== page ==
How The Supreme Court Changed In Its Analysis Of The Issue Of Separate But Equal – Essay Example

The paper "How The Supreme Court Changed In Its Analysis Of The Issue Of Separate But Equal" is a wonderful example of a history essay. Separate but equal is a term that was used to justify unequal treatment of blacks by whites who were the majority in the early years of the United States of America.
Analysis of separate but equal.
In 1896 the Supreme Court in the United States of America made a decision to legalize segregation of black people in public areas, transport and schools, generally in all public facilities. This took the form of legal of connotation known as Separate but equal. This was the reason behind the introduction of the act that required all public facilities to be provided separately for blacks and whites.  The quality of being equal to both blacks and whites.
This was in the judgment of Plessy v. Ferguson in 1896. The judgment was made by eight judges of the Supreme Court. Seven judges voted for the judgment against one judge, Justice John Marshall Harlan and majority judges represented by Justice Henry Billings Brown. It was a controversial judgment that saw the rise of the civil rights movement. These movements agitated for nonviolence means of fighting racial segregation (Herbert 236).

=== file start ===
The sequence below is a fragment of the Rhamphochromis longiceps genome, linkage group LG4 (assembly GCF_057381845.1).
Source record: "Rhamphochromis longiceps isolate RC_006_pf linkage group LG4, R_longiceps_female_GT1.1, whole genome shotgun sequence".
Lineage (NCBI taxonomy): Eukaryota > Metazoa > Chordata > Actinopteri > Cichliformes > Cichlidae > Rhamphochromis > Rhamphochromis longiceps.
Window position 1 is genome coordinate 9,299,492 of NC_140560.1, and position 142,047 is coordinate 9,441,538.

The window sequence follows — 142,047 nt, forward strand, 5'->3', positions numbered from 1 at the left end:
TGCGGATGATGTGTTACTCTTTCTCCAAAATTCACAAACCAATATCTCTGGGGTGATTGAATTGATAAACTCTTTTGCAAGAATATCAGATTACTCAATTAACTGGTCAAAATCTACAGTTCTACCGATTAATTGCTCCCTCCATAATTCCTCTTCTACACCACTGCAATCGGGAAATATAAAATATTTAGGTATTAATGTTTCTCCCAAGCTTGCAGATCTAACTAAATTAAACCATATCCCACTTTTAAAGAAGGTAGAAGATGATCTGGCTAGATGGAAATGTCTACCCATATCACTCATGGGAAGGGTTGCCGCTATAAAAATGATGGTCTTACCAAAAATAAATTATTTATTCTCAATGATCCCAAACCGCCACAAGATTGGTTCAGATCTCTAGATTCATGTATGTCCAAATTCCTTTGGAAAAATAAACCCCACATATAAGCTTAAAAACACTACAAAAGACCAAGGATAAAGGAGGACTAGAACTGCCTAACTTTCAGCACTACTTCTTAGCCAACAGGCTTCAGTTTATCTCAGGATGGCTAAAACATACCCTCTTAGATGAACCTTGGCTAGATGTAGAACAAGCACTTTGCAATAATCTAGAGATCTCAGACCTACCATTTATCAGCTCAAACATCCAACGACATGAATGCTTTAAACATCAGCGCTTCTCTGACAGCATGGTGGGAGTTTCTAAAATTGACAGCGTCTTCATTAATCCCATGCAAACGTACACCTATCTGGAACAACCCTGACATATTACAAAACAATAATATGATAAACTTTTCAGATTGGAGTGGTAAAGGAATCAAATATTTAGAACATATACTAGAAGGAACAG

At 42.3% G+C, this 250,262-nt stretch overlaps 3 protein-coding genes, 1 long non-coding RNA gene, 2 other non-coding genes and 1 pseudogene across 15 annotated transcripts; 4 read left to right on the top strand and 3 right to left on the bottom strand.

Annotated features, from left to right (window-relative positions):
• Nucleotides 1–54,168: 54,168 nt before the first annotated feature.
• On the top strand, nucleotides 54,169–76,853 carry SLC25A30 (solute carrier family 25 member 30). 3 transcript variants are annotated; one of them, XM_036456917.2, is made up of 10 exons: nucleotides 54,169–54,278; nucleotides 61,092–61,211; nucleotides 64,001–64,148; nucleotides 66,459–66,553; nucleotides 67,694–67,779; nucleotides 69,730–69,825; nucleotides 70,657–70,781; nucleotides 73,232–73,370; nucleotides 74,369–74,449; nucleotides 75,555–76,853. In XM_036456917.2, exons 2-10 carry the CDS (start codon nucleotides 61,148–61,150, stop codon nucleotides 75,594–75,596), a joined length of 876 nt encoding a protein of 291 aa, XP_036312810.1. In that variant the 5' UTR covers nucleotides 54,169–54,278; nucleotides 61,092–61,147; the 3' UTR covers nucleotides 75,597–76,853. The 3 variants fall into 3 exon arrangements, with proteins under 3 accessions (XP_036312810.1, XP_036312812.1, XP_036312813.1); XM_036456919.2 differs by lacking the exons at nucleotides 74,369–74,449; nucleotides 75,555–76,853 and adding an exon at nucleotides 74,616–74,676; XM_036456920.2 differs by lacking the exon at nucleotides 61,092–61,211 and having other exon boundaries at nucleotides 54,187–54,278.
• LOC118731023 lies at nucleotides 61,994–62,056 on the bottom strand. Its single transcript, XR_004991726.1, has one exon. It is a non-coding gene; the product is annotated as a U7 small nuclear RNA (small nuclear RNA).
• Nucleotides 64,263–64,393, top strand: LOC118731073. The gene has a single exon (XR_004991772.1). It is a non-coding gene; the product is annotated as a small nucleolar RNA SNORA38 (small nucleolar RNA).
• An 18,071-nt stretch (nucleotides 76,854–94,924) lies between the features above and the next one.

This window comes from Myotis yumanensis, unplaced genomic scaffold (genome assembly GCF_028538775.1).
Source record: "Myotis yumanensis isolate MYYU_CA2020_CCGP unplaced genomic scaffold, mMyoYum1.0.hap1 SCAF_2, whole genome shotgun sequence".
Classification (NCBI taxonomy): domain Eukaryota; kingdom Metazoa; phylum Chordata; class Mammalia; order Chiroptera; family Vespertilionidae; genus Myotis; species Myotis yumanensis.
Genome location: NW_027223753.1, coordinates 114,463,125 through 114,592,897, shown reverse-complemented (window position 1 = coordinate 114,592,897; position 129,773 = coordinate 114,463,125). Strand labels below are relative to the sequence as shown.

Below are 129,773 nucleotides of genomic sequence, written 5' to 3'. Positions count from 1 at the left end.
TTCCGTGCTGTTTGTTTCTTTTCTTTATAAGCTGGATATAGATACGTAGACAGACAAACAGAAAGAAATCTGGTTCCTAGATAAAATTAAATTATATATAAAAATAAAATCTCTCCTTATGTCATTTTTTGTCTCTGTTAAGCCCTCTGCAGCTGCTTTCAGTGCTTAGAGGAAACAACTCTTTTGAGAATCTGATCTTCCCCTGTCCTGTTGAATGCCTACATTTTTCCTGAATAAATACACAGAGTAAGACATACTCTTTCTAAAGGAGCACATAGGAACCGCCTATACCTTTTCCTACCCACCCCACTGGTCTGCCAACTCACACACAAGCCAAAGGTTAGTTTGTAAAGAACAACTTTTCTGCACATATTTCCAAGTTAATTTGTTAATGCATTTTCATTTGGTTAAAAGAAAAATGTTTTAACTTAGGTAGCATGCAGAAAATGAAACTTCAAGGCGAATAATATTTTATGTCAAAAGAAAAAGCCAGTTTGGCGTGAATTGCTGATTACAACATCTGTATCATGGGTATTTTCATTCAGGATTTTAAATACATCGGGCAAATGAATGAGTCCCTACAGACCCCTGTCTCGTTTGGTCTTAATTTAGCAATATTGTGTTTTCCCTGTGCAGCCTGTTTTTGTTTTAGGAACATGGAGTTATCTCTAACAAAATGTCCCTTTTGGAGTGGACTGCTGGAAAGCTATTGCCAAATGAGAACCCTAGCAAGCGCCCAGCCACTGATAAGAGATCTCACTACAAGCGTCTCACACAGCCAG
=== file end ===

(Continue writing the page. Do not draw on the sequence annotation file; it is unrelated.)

At one-time Martin Luther  King Jr asserted that if the wronged don’t stand up for their rights and speak against the injustice being meted on them, then they were no better than the perpetrators. In 1954, the judgment in Plessy v. Fergusson (1896) was overturned by a decision of seven judges against one in the hallmark case Brown v. Board of Education in case no. 347 US. 483, in 1954.
The judges concluded that studies proved that minority group of students showed improvement in their studies in a nonracial environment. The courts ordered desegregation in public and private schools. The courts concluded that separate but equal doctrine was overly abused by whites to segregate blacks and provide unequal opportunities to blacks. It was also held that the constitution of the United States of America didn’t allow states to segregate.